Who or what is responsible for the decrease in pharmacy wages? We take a look at the issue from all angles
Recently we covered the dissatisfaction that employee pharmacists are expressing regarding their wage rates.
AJP has spoken with a number of pharmacy owners to find out what they think is causing the drop in wages, and steps can be taken to solve the issue.
1. Many owners told us that price disclosure is pushing down remuneration, consequently limiting their ability to pay staff a decent wage.
They said the image of ‘greedy owners’ isn’t accurate – that they want to do more for their staff but their hands are tied under the current system, with pressures coming from all sides.
“As owners we want to pay pharmacists more,” says Mario Barone, who is part of the family operated Barone Pharmacy.
“At the end of the day we’re all pharmacists. But the government keeps pushing down our remuneration through price disclosure, and that gets passed on to the pharmacists and other staff.”
“There are also big box owners that are driving down wages,” he says.
“To improve the situation, the government needs to appropriately remunerate the work done by community pharmacy,” Barone tells AJP.
Cairns pharmacy owner Trent Twomey agrees that financial pressures are ever increasing for businesses.
“There are price pressures everywhere,” says Twomey.
“As pharmacy owners we have debt associated with our business, we have a highly trained workforce that we want to take care of, we have costs – electricity and rent – that are increasing more than the CPI.
“Would we like to do more for our patients? Yes. We would like to do more for our staff? Yes.
“But if the government doesn’t fix the PBS and increasing costs, then how can we do more?”
2. Owners have to bear the burden of training up pharmacy graduates that are exiting university lacking basic skills.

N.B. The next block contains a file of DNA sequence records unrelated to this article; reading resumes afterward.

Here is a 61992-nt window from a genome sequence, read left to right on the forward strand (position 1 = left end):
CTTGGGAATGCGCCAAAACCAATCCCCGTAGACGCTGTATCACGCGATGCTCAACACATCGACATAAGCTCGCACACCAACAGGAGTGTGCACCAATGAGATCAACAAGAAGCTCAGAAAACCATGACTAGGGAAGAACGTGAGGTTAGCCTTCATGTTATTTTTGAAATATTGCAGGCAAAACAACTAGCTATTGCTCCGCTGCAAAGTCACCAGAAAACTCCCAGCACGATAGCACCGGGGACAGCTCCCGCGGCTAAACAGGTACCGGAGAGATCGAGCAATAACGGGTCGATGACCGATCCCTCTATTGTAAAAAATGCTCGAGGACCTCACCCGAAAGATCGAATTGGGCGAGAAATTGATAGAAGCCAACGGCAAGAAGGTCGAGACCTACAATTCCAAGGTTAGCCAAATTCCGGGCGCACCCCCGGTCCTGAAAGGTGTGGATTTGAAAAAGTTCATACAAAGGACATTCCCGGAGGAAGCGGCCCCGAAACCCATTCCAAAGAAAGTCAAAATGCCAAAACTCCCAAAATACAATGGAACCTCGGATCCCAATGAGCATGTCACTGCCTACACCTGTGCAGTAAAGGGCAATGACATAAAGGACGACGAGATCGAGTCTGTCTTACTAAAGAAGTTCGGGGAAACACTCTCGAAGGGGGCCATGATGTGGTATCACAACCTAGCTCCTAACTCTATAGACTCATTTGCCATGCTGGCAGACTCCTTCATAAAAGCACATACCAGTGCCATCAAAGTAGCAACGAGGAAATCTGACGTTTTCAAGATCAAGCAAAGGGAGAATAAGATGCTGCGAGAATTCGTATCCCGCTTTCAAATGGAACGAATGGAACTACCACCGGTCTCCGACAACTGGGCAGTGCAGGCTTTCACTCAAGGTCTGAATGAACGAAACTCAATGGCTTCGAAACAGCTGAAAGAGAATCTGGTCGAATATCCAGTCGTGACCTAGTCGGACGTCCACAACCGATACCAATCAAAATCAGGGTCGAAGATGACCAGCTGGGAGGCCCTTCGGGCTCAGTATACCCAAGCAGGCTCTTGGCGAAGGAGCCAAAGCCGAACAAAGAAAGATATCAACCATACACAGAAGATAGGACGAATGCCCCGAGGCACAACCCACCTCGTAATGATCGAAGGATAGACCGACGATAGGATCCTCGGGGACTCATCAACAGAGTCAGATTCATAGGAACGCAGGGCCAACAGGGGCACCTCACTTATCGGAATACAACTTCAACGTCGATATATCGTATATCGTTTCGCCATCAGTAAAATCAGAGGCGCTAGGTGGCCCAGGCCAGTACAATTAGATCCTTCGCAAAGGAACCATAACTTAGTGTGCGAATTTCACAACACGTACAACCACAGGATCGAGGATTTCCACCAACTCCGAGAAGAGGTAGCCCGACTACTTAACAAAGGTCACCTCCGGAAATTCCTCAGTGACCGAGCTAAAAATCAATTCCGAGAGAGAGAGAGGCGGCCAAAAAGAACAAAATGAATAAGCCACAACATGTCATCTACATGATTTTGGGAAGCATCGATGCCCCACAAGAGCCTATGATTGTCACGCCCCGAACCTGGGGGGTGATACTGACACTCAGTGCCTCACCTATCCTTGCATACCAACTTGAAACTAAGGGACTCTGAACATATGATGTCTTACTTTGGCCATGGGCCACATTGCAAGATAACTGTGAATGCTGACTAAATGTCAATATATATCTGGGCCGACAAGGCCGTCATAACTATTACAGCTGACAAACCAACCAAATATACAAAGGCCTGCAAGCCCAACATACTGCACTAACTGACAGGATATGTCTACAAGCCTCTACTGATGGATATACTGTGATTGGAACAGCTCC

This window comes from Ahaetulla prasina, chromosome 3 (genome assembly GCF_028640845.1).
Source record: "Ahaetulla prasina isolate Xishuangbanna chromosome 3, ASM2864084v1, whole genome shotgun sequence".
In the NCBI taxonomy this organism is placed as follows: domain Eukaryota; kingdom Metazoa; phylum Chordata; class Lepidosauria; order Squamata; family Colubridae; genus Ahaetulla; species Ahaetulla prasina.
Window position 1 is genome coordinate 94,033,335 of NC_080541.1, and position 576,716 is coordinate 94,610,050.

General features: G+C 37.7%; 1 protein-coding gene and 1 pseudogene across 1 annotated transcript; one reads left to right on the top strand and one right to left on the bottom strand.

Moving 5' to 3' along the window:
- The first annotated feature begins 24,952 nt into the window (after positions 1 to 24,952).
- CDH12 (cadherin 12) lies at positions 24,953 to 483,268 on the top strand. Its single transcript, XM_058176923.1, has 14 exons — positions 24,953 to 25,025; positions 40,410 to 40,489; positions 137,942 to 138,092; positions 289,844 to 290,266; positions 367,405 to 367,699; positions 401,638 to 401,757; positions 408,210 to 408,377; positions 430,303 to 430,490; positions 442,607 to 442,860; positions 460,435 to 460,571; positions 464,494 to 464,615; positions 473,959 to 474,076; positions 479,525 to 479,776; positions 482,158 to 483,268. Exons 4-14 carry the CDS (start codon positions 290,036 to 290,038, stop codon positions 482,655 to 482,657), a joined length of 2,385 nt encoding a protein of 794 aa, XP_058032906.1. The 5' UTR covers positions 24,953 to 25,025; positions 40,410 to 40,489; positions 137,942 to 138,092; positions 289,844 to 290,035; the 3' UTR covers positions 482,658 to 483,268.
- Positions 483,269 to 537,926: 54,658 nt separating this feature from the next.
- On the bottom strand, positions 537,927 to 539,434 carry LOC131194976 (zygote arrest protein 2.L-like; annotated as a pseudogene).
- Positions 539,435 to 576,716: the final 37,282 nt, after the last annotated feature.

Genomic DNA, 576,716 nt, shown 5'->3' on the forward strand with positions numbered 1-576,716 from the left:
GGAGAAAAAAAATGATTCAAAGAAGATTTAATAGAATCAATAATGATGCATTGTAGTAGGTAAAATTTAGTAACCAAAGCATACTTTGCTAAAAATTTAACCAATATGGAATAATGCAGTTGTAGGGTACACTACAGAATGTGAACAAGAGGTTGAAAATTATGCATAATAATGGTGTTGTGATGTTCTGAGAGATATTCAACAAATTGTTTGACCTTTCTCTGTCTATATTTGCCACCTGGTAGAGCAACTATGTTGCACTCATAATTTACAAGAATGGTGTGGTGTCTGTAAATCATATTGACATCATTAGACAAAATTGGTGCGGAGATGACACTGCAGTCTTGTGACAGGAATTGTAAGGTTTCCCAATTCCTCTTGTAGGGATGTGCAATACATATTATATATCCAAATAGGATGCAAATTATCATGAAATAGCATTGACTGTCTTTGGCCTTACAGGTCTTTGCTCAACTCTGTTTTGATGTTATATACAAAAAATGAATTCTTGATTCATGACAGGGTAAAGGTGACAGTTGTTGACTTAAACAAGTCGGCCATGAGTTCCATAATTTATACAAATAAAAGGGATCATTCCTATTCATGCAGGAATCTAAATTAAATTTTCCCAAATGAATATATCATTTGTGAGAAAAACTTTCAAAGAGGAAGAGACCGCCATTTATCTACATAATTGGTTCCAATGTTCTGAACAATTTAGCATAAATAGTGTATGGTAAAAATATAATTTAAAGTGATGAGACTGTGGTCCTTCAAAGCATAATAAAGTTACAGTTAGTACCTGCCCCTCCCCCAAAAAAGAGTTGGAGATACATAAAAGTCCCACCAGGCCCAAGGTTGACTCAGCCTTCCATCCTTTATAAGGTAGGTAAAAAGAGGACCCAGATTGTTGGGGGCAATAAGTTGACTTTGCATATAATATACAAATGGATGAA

Intern pharmacists have told AJP that some of them are paid “so poorly” and supermarket staff earn more.
But Paul Jones, owner of Moodie’s Pharmacy in the central west NSW town of Bathurst, points out that universities are not preparing pharmacy graduates well enough and owners have to bear the costs of significant training.
“There’s an overall issue with variable quality in pharmacy. [Graduates] are not coming out job ready, particularly for professional services. So you need to put in more training, which leads to more costs.
“Price disclosure has also resulted in diminishing profits for pharmacy, and as a result, the ability to pay as much has changed.
“Training of pharmacy interns is subsidised by the private sector – pharmacy owners – as we have to pay to cover their internship year.
“And yet in other health professions, such as medical graduates, if they take up an internship in a hospital for example, they are covered by the government. Even hospital pharmacy interns are covered by the government.
“Why doesn’t the government pay us to train pharmacy interns, to make them better health care professionals?” asks Jones.
“Universities are putting out students with little or no practical experience of what community pharmacy is really like, particularly around the delivery of professional services, and as a result they are not job ready.